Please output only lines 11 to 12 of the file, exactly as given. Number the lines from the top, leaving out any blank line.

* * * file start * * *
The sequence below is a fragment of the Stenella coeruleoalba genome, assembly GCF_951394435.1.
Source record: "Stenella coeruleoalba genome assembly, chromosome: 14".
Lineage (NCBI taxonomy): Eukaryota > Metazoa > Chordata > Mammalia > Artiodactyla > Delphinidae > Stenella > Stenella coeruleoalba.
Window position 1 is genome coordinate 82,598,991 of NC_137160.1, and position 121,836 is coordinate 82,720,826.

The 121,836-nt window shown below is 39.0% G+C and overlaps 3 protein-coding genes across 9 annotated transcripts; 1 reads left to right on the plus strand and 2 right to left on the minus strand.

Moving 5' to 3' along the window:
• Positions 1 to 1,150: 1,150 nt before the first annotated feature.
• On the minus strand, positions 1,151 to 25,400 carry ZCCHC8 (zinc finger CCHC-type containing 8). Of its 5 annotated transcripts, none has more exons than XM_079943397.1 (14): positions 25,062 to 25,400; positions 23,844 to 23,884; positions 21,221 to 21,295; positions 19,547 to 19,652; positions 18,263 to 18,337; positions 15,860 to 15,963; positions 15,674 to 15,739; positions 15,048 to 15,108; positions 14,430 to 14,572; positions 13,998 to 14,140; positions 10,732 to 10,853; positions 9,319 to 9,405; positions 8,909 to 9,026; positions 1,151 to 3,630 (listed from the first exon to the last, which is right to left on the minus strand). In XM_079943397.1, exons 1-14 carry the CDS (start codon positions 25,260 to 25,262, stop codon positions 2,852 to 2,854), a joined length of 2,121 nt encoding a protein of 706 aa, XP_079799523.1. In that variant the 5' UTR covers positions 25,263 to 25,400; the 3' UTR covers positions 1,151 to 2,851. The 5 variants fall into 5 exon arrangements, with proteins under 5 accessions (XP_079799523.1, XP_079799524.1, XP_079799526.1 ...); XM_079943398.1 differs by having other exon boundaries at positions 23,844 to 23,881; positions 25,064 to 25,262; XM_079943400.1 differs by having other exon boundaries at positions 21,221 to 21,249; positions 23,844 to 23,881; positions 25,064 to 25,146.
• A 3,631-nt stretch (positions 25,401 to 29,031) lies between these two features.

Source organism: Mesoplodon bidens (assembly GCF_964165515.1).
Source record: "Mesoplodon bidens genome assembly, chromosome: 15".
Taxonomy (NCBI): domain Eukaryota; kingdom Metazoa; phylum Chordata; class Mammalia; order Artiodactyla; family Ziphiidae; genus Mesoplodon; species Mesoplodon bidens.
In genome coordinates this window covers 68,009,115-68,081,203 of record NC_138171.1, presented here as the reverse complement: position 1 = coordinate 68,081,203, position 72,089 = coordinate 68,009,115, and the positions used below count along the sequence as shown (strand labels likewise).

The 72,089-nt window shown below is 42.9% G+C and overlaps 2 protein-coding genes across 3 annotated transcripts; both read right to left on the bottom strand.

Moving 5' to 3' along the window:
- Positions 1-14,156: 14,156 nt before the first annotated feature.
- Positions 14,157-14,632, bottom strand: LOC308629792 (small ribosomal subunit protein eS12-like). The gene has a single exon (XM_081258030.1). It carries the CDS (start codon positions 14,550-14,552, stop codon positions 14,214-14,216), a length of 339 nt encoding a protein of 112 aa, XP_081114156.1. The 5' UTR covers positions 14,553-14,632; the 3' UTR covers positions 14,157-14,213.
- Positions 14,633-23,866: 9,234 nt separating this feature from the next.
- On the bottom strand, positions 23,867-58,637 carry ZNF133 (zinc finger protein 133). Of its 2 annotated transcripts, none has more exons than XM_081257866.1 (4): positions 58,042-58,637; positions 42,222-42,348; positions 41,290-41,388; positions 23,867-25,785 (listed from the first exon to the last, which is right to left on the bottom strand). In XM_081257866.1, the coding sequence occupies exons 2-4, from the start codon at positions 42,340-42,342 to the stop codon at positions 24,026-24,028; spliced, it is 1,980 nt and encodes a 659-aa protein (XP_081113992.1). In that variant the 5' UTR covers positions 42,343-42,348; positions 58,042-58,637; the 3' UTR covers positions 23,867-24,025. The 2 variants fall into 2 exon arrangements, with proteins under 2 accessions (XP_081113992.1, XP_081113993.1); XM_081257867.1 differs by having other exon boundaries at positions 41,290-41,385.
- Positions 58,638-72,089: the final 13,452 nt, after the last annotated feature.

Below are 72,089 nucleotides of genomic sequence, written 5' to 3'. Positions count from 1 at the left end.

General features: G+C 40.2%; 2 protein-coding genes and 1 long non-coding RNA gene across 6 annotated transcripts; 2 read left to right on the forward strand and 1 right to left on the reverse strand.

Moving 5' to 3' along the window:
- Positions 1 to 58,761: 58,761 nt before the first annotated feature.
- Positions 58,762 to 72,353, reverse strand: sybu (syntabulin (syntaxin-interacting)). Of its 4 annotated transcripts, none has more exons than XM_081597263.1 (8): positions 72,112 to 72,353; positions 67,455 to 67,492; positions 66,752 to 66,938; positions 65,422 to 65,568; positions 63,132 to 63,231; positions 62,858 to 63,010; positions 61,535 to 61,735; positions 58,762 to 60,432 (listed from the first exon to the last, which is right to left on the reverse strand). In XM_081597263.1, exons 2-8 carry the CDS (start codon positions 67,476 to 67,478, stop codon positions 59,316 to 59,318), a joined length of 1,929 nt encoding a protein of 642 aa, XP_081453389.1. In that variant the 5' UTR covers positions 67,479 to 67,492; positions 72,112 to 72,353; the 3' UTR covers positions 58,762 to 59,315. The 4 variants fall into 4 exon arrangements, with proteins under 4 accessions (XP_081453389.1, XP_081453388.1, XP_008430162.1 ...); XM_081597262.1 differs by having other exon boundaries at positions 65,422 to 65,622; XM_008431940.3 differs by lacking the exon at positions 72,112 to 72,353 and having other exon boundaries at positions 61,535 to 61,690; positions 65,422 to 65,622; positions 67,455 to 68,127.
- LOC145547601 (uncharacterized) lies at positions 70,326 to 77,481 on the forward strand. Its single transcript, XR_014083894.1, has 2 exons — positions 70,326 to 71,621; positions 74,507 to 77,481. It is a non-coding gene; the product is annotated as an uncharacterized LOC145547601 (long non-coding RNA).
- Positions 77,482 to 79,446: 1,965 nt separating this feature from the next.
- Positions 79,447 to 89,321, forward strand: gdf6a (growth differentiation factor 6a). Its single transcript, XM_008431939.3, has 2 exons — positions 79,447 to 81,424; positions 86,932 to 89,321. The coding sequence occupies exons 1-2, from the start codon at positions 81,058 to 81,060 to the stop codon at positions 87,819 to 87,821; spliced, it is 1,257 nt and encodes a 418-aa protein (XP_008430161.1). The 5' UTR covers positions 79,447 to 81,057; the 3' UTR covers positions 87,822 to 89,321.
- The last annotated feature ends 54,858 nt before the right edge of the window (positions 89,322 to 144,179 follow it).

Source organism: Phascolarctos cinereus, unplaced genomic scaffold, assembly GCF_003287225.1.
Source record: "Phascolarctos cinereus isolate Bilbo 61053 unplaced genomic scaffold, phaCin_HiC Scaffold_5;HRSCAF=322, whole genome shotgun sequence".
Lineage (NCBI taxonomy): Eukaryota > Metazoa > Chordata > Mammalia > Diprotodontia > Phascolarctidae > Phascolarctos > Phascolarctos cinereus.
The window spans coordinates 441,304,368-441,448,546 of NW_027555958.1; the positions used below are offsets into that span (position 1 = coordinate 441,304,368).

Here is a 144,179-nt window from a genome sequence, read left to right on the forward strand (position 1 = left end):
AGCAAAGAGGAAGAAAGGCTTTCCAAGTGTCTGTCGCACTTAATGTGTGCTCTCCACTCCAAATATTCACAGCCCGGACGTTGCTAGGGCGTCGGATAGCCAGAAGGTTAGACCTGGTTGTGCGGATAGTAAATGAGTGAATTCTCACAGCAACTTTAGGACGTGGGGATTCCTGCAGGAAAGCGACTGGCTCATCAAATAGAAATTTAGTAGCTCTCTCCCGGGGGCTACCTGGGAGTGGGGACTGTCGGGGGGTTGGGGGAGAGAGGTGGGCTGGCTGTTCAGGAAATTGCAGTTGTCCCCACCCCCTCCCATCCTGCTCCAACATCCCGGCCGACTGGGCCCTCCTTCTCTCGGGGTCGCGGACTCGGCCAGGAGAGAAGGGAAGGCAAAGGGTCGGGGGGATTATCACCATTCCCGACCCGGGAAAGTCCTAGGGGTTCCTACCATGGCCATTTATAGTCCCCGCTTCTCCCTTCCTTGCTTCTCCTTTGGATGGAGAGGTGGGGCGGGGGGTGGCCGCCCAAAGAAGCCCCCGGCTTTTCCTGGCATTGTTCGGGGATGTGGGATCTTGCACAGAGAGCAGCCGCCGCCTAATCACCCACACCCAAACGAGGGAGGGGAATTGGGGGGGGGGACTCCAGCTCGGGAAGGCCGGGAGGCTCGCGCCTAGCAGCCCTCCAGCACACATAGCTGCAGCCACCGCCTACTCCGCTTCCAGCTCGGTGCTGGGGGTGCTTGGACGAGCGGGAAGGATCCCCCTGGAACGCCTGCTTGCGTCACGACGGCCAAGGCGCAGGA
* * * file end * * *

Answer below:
Source record: "Mesoplodon bidens genome assembly, chromosome: 15".
Taxonomy (NCBI): domain Eukaryota; kingdom Metazoa; phylum Chordata; class Mammalia; order Artiodactyla; family Ziphiidae; genus Mesoplodon; species Mesoplodon bidens.